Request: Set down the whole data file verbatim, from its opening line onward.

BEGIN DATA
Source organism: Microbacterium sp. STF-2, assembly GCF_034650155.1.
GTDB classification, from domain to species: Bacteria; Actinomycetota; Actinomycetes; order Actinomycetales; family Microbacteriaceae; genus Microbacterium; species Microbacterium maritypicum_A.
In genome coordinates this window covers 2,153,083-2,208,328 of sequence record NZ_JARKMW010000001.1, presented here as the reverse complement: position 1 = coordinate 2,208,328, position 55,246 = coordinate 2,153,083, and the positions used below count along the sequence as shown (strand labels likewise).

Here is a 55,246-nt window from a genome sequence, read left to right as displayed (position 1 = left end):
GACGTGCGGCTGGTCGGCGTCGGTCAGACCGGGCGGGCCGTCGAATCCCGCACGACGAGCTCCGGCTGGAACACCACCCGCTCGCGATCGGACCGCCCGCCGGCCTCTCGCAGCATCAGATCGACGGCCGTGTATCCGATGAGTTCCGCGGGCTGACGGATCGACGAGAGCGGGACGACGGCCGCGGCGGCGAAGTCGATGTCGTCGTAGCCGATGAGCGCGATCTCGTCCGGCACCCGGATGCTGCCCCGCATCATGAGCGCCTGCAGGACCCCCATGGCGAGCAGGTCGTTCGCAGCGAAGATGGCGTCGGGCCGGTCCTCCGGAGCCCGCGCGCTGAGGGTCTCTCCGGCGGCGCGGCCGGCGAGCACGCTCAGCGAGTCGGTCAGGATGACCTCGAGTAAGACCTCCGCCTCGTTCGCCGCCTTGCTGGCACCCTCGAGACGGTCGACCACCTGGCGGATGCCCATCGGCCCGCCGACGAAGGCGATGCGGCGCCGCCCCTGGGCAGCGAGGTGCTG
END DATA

Source organism: Microbacterium sp. STF-2, assembly GCF_034650155.1.
GTDB classification, from domain to species: Bacteria; Actinomycetota; Actinomycetes; order Actinomycetales; family Microbacteriaceae; genus Microbacterium; species Microbacterium maritypicum_A.
In genome coordinates this window covers 2,153,083-2,208,328 of sequence record NZ_JARKMW010000001.1, presented here as the reverse complement: position 1 = coordinate 2,208,328, position 55,246 = coordinate 2,153,083, and the positions used below count along the sequence as shown (strand labels likewise).

Here is a 55,246-nt window from a genome sequence, read left to right as displayed (position 1 = left end):
GACGTGCGGCTGGTCGGCGTCGGTCAGACCGGGCGGGCCGTCGAATCCCGCACGACGAGCTCCGGCTGGAACACCACCCGCTCGCGATCGGACCGCCCGCCGGCCTCTCGCAGCATCAGATCGACGGCCGTGTATCCGATGAGTTCCGCGGGCTGACGGATCGACGAGAGCGGGACGACGGCCGCGGCGGCGAAGTCGATGTCGTCGTAGCCGATGAGCGCGATCTCGTCCGGCACCCGGATGCTGCCCCGCATCATGAGCGCCTGCAGGACCCCCATGGCGAGCAGGTCGTTCGCAGCGAAGATGGCGTCGGGCCGGTCCTCCGGAGCCCGCGCGCTGAGGGTCTCTCCGGCGGCGCGGCCGGCGAGCACGCTCAGCGAGTCGGTCAGGATGACCTCGAGTAAGACCTCCGCCTCGTTCGCCGCCTTGCTGGCACCCTCGAGACGGTCGACCACCTGGCGGATGCCCATCGGCCCGCCGACGAAGGCGATGCGGCGCCGCCCCTGGGCAGCGAGGTGCTG